Make sure the device isn’t directly in front of you. Keep it about 24 inches away from your face, but not too far or it won’t work as well for you. Some experts recommend placing the light above your head, like the sun. If you’re unsure, read the directions or ask your doctor. Most light boxes are designed to sit on a table.
Keep your eyes open while you have your SAD lamp on but do not look directly at the light. Those who aim it on their skin alone may receive some benefits, but, the benefits are greatly heightened when aimed indirectly into the eyes. However, you must be careful not to look directly into the light – doing so may cause retinal damage.
Make light therapy part of your daily routine to minimize the frequency and intensity of your SAD symptoms. If possible, begin using it before the winter depression or sadness hits. Being proactive is key to beating those winter blues.
Choosing the Right Light Therapy Lamp for SAD
All light therapy lamps for SAD treatment are basically designed do the same thing – provide exposure to 10,000 lux of light. However, each light box has its own unique set of features.
Before buying a light therapy box for SAD, you must factor in its light intensity and safety features and whether or not it emits UV light. Its cost is also an important considerations and of course, its style. You want it to look good in your room.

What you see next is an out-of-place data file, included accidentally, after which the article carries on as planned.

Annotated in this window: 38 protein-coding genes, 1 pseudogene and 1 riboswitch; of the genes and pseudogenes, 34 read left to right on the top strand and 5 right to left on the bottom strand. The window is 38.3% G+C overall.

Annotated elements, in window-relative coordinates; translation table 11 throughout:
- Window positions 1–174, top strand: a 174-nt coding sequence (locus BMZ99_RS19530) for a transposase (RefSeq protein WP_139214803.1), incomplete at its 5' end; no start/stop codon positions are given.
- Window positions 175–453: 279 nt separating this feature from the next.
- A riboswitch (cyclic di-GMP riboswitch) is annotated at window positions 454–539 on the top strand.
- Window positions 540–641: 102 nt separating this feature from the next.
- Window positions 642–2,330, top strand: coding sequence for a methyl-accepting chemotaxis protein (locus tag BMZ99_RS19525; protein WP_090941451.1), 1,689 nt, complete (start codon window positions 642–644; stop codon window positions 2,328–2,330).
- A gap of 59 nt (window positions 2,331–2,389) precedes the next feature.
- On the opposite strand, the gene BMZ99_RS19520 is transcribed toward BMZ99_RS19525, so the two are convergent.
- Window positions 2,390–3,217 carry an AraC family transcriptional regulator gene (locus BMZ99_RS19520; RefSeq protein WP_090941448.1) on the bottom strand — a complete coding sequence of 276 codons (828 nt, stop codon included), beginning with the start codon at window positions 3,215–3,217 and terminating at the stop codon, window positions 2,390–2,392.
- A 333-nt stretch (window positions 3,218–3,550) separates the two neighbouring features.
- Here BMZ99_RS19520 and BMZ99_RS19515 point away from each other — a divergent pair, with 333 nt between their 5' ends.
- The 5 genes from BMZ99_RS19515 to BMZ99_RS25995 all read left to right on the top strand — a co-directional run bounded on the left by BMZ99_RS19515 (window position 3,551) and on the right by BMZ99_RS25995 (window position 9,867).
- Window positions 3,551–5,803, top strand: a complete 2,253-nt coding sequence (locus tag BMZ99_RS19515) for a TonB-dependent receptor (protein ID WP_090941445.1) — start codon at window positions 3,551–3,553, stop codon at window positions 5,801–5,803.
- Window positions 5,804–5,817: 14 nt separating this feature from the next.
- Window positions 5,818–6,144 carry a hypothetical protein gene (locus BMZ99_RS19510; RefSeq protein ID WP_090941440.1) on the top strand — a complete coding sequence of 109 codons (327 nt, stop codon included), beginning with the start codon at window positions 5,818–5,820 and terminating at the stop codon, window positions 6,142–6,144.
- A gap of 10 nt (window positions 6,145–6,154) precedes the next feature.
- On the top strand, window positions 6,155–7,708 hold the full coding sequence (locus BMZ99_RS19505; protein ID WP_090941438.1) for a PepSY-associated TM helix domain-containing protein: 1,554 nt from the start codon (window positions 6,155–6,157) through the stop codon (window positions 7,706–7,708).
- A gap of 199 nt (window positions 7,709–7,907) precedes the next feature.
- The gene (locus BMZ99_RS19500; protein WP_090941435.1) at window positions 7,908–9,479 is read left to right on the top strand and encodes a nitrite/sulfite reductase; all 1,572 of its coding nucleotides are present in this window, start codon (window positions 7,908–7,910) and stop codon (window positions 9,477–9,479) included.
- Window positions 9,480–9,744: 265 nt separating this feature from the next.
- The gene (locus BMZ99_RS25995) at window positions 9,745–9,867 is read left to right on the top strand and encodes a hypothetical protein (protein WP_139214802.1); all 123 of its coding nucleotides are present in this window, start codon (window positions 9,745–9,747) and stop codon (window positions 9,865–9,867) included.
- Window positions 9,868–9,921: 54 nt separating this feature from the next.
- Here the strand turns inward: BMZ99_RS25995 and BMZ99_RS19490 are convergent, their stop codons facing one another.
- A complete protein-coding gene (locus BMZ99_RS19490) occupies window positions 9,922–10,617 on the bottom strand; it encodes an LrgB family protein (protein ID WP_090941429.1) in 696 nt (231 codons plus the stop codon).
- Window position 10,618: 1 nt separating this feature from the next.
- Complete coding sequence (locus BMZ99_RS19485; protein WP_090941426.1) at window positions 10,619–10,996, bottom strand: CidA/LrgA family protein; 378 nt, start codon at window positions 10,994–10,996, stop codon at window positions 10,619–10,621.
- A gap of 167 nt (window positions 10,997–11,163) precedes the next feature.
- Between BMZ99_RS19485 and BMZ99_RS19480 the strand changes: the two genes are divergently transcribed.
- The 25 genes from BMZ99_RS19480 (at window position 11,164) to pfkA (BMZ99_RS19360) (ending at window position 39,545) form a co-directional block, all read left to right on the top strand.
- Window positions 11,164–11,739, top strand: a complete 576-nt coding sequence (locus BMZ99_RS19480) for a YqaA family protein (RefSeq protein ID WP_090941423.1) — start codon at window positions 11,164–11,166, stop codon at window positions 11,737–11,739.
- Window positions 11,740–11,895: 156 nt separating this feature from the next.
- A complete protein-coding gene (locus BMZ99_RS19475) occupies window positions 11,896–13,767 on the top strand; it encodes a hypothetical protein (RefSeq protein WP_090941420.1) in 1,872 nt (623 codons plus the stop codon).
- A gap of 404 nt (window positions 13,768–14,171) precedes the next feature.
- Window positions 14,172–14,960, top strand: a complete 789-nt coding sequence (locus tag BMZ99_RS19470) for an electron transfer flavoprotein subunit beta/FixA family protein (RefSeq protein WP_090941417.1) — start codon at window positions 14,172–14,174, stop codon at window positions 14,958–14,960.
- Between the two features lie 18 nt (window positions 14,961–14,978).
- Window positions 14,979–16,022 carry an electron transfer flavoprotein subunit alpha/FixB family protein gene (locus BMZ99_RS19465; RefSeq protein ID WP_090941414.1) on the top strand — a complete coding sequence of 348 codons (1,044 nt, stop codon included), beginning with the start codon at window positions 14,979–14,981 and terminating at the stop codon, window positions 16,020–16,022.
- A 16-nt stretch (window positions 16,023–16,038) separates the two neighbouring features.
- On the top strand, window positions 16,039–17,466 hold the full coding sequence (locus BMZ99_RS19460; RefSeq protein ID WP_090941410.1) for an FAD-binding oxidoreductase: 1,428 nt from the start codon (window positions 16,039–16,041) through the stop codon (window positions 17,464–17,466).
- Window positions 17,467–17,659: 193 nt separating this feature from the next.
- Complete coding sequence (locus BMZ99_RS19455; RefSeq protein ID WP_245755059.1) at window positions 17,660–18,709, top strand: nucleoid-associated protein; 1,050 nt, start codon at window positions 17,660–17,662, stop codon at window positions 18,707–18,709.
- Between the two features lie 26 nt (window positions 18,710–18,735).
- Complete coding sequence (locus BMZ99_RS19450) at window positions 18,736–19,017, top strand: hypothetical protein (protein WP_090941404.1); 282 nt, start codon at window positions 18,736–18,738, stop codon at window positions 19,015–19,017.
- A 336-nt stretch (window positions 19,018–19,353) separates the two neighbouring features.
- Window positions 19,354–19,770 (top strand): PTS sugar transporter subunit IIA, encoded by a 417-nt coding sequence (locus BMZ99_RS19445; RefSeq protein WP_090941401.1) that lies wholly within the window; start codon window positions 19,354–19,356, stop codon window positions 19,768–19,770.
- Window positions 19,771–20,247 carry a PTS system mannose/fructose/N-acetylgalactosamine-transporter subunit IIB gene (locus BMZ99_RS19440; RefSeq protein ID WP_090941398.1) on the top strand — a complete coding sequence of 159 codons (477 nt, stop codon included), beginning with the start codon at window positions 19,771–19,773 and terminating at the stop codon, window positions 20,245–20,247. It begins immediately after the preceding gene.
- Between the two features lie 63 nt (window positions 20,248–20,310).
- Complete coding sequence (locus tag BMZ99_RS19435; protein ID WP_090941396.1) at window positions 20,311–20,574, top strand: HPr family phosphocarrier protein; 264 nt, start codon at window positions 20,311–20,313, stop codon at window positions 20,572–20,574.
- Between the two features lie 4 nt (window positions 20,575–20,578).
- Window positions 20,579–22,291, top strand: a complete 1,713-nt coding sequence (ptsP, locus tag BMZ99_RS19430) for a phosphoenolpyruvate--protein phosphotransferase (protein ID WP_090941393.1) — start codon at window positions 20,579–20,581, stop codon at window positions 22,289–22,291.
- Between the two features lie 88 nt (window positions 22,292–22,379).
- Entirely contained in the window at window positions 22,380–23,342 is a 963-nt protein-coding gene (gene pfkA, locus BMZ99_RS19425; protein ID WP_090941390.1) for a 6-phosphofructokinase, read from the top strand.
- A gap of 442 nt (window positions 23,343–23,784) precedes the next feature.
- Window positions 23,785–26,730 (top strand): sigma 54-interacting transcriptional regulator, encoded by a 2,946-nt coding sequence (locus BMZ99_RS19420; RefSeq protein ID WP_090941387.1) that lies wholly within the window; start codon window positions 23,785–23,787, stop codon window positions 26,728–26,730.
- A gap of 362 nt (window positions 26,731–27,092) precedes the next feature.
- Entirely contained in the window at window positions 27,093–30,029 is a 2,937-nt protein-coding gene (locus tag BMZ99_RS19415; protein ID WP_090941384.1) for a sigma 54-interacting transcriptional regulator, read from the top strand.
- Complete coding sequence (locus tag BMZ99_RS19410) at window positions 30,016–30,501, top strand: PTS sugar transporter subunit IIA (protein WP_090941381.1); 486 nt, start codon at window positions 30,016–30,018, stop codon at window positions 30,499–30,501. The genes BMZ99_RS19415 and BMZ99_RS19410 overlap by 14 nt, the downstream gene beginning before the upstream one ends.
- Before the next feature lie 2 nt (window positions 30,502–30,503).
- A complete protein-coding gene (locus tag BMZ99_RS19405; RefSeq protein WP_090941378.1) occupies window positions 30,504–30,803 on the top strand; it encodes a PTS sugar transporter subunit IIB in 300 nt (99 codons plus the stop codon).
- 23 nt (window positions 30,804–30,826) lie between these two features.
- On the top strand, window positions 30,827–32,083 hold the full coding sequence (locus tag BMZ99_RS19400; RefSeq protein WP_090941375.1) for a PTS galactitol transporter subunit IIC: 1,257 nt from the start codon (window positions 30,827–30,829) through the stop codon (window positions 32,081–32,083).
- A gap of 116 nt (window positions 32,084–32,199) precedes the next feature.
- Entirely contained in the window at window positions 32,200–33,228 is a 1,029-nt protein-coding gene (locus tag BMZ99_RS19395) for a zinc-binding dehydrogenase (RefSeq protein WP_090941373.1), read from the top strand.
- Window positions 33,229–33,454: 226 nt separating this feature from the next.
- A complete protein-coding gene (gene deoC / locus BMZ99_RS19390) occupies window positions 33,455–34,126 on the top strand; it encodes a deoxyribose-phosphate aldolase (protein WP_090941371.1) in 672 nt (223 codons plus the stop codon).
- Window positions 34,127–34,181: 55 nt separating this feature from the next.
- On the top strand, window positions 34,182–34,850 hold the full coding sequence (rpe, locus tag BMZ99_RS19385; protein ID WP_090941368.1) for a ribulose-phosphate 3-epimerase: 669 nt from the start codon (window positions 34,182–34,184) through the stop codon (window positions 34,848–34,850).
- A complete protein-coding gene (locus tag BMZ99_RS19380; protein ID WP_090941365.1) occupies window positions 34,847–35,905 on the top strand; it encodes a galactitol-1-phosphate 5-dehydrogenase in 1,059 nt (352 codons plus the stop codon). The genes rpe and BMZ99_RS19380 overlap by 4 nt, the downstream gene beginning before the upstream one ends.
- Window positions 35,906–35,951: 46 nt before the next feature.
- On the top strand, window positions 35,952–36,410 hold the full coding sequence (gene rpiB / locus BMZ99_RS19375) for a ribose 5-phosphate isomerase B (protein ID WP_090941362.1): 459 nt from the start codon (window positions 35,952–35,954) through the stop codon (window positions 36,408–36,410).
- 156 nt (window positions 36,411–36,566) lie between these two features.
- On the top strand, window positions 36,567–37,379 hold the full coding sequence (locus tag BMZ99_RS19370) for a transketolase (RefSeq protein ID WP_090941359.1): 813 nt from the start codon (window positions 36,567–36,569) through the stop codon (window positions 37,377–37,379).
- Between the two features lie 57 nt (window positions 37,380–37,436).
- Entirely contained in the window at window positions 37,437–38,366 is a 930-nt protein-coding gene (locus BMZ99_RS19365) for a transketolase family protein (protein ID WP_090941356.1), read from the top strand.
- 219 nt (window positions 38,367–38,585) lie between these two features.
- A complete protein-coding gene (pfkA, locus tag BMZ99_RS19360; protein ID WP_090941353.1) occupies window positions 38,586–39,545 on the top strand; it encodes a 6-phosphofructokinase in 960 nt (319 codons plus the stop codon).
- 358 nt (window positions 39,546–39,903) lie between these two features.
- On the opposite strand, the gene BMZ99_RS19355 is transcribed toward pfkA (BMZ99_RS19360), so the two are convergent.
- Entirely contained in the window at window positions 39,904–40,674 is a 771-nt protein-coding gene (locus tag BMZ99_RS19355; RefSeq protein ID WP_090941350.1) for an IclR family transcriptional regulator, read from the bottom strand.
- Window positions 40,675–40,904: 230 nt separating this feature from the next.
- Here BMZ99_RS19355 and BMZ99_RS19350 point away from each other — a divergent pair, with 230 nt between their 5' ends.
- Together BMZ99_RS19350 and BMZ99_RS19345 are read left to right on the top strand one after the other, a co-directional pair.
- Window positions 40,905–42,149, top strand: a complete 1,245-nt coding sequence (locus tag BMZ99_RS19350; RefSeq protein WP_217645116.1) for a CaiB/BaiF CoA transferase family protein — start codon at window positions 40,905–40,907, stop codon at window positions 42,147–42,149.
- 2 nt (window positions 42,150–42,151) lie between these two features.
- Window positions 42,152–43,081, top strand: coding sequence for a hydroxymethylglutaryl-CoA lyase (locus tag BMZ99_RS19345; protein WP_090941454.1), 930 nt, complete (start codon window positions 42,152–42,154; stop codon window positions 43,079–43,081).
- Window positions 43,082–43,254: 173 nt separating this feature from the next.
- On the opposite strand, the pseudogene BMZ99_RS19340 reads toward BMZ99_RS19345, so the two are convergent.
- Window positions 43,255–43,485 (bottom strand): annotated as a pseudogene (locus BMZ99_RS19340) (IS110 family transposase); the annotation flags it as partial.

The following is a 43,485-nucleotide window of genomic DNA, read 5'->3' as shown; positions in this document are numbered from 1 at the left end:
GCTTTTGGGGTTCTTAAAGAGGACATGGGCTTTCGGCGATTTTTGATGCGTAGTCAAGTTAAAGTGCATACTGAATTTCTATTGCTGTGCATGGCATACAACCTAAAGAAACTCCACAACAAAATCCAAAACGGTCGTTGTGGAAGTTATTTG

A good light therapy box for SAD should provide exposure to 10,000 lux of light and emit negligible UV light.
Questions to Ask When Buying a SAD Lamp
Is the light therapy lab designed specifically for SAD? There are two types of light therapy lamps – those designed for skin disorders and those designed for SAD. The devices used for skin disorders will not reduce your SAD symptoms. Moreover, they emit UV light, which could damage your eyes if used incorrectly. SAD lamps are designed to emit little or no UV light. Read the description before you buy.
How much UV light does it emit? Light boxes for SAD should filter out most or all UV light to avoid damaging your eyes. Read the product details to see how much UV light the lamp emits. Ask your doctor for help on choosing a SAD lamp if you have glaucoma, cataract, damage due to diabetes or any other eye problems. If you need additional safety information, don’t hesitate to contact the manufacturer and ask.